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Fast Track

Puchase Music

Marty Williams: The Problem
Marty Williams: It
Marty Williams: The Last Stop
Marty Williams: The Fool On the Hill
Marty Williams: Weather Plan
Marty Williams: Dig This
Marty Williams: Long Time Comin
Marty Williams: The Complete Moon Bay Sessions (Diverse Vibrations in Hip Hop & Jazz)
Marty Williams: Hidden Treasures
Marty Williams: It
JUN 8 Marty Williams is reviewed by Audiophile Audition Marty Williams – Long Time Comin’ – In Moon Bay Records SF Bay Area jazz singer brings mellow sophistication to standard classics by: Robbie Gerson Marty Williams – Long Time Comin’ – In Moon Bay Records, 71:19 ****:(Marty Williams – piano, vocals; Eric Swinderman – guitar; Ruth Davies – bass; Jon Evans – bass; Ranzel Merritt – drums)Jazz vocalists have struggled for acceptance. Key changes, tempo shifts and spontaneity make it challenging for any singer. Marty Williams is one who has accepted the challenge. A staple on the Bay area jazz scene, Williams blends his soulful vocals with deft piano licks in interpreting many genres of music. He has admitted to getting a “calling” to be a musician after listening to Ahmad Jamal’s Voices album. Among his many influences are Les McCann, Thelonious Monk, Oscar Brown Jr., Hampton Hawes, Shirley Horn, Ramsey Lewis and Miles Davis. For over twenty-five years, his reputation as a jazz player has evolved.His latest release, Long Time Comin’, is an accessible project covering a variety of composers. The jazzy side emerges on “Falling In Love With Love Again”. With idiosyncratic vocals that bring to mind Louis Armstrong, the quartet backs him up flawlessly. The syncopated piano licks are economical and fit the mood. Selecting the iconic arrangement of the Les McCann/Eddie Harris rendition of “Compared To What” might seem impudent, but Williams brings his smooth vibe to the song. The piano runs are refined, not intended to compete with prior versions. A bluesy aesthetic permeates the sound. A clever take on John Lennon’s Beatles classic, “Come Together” is slower and funk-infused. Wah wah guitar pedal (Eric Swinderman) complements the piano hooks. “Mercy Mercy, Mercy” (Josef Zawinul) gets the signature fluid treatment and fits the band’s style. Williams has arranged the songs to showcase a low-key bluesy approach. There is a deep emotional resonance in many of the cuts. The standout “Brother (Where Are You?)” (Oscar Brown Jr.) has a mournful sentiment. Swinderman’s guitar solo is fluid and the piece recalls the reflective narratives of 1970s soul. The reinvention of Bobby Hebb’s AM hit, “Sunny”, as a late night jazz sketch is interesting. Williams’ piano accompaniment is subtle but emotive. He adds some rhythmic chording to change the structure. Many of the tracks are extended and offer the group ample opportunity to jam. “Monk’s Dream” maintains a funky edge, but delivers a straight ahead, traditional jazz interpretation.  Cole Porter’s “Love For Sale” has a breeziness that is captured by the depth of the arrangement. Each song is adapted to Williams’ intuitive harmonics.Marty Williams Long Time Comin’ is a step forward for jazz vocals.    TrackList: Brother (Where Are You); Caravan; Come Together; Compared To What; Falling In Love Again; Love For Sale; Mercy, Mercy, Mercy; Monk’s Dream; On A Clear Day; Sunny; Sweet And Lovely; The Look Of Love ” - Robbie Gerson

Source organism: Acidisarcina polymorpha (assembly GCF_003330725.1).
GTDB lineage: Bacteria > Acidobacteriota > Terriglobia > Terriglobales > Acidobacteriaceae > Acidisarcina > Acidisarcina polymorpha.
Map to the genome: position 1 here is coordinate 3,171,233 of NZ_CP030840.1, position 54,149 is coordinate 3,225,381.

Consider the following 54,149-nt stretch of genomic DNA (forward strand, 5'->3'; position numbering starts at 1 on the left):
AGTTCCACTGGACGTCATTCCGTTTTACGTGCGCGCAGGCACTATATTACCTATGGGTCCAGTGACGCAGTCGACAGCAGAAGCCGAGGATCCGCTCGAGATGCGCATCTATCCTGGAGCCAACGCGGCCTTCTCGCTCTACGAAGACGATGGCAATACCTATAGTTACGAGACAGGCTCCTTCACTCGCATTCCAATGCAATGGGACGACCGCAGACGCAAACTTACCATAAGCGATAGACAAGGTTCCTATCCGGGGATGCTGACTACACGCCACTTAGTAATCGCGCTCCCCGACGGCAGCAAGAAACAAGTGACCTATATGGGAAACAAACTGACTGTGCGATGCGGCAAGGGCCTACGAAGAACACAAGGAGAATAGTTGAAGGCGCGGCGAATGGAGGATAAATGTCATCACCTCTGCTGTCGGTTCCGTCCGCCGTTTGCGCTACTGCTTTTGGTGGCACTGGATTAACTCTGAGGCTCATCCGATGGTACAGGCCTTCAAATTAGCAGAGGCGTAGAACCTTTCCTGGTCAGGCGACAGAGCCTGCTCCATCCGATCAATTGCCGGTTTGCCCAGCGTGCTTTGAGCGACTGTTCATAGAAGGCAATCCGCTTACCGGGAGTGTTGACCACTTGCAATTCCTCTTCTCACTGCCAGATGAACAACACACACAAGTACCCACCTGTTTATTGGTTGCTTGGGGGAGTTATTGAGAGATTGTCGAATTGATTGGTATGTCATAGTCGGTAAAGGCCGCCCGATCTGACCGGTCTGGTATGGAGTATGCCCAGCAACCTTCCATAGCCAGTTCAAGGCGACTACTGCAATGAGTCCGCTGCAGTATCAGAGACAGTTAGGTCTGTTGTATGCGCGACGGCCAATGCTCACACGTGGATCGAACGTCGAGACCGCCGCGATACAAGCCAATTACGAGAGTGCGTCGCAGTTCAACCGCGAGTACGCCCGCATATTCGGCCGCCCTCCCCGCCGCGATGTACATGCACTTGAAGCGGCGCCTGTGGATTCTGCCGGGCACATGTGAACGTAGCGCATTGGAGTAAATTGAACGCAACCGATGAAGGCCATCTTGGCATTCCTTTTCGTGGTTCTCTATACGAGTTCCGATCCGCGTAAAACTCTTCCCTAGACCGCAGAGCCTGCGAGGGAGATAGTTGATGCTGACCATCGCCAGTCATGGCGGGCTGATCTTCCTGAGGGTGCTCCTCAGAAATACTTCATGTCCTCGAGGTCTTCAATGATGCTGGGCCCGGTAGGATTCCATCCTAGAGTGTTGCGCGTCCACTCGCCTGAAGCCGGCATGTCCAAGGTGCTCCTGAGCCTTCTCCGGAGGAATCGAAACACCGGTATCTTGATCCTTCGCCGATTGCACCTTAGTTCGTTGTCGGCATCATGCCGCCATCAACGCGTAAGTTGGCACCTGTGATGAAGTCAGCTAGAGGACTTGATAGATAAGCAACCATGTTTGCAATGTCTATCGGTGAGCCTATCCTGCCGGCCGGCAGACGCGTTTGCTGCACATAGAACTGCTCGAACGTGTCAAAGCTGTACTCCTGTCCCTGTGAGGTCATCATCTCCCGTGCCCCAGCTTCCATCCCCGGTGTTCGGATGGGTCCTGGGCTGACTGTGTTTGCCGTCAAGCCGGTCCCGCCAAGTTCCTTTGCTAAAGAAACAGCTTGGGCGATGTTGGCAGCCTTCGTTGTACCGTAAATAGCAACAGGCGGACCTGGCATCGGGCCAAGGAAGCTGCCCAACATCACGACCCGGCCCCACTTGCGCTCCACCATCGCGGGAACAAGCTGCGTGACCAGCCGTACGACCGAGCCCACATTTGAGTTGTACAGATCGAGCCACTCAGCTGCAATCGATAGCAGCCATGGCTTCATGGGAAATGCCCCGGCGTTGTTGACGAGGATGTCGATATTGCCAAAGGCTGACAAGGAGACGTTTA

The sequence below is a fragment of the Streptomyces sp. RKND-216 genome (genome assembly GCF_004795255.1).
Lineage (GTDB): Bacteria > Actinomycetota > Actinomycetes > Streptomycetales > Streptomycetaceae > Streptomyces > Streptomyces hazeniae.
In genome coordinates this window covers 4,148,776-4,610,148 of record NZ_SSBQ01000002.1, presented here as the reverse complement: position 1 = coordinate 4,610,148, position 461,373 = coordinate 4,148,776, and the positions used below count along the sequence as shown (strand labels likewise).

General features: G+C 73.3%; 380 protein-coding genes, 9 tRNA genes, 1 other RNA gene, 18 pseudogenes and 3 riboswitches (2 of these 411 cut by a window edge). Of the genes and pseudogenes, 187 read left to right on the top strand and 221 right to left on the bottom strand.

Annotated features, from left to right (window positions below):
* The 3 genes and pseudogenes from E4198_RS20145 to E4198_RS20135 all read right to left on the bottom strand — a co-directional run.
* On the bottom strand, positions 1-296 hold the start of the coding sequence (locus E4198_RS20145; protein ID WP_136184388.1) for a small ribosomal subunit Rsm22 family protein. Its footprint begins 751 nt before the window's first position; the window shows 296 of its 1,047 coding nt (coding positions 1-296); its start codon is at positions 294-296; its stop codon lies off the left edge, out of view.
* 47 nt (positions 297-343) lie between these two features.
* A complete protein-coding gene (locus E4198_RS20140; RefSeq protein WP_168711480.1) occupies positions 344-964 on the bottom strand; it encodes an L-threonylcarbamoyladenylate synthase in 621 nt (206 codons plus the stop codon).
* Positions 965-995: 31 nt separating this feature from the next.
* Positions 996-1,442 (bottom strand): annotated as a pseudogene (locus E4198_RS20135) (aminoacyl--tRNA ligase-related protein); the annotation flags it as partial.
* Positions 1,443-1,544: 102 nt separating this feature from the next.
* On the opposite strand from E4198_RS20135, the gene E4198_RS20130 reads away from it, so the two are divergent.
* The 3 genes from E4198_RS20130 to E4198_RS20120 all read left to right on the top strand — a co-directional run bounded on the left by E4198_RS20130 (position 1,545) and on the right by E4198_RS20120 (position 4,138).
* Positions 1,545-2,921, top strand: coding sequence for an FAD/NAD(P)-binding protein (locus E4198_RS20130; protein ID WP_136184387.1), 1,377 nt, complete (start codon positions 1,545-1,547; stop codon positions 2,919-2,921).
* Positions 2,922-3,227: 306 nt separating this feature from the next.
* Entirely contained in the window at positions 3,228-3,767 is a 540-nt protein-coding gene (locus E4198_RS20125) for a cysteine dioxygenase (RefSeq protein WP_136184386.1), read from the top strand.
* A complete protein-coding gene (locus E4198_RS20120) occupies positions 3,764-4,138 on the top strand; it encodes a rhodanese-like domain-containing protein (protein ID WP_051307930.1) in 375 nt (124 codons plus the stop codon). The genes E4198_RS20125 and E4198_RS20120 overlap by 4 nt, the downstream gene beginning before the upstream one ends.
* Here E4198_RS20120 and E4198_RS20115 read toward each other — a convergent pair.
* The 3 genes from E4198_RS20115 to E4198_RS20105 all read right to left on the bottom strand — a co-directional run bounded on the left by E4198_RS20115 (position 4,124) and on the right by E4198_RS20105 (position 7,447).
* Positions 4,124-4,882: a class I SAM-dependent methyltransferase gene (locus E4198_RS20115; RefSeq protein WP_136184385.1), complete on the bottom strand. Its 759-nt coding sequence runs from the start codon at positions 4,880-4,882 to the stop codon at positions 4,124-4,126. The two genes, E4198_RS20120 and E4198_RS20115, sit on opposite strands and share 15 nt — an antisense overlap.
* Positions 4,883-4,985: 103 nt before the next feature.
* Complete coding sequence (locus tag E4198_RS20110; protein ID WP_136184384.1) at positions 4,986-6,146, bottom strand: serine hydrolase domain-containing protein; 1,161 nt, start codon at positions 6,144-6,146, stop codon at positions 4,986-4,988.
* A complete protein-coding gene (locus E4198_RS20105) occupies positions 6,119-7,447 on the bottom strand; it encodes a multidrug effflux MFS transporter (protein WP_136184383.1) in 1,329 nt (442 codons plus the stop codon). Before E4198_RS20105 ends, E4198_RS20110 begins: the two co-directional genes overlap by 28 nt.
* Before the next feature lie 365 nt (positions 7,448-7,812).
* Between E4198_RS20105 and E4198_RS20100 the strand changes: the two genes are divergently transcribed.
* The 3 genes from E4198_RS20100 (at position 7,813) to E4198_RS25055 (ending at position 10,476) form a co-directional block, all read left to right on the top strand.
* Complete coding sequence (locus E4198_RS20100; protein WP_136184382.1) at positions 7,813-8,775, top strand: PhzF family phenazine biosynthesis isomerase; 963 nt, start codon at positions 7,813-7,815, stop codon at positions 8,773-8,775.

— Audiophile Audition

APR 21 Marty Williams is reviewed by Oliver di Place   Oliver di Place   Musings on music. New Discoveries and Old Favorites. by: Darius RipsMarty Williams: Come Together [purchase]Marty Williams’ album Long Time Comin’ is a program of standards, many well known. Williams has a broad definition of “standards”; Come Together is the old Beatles song. Williams makes it a funky masterpiece, and he makes a musical connection to jazz by also including a version of Mercy Mercy Mercy on the album. The band is just drums, bass, and guitar, plus Williams at the piano. But the guitar part here is more like a horn part. To be honest, I’ve never been quite sure what this song is about, and I’m still not. But Wiiliams’ arrangement cooks, and his vocal brings out a bluesy quality I’ve never heard in the song before, and it really works. Most of the songs here get a more traditional treatment. But throughout the album, it is clear that Williams both loves and believes in his material. The album notes contain a moving dedication to his wife, and his performance of the love songs here always rings true and never sounds forced. Posted 21st April 2011 by Kari Gaffney ” - Darius Rips

— Oliver di Place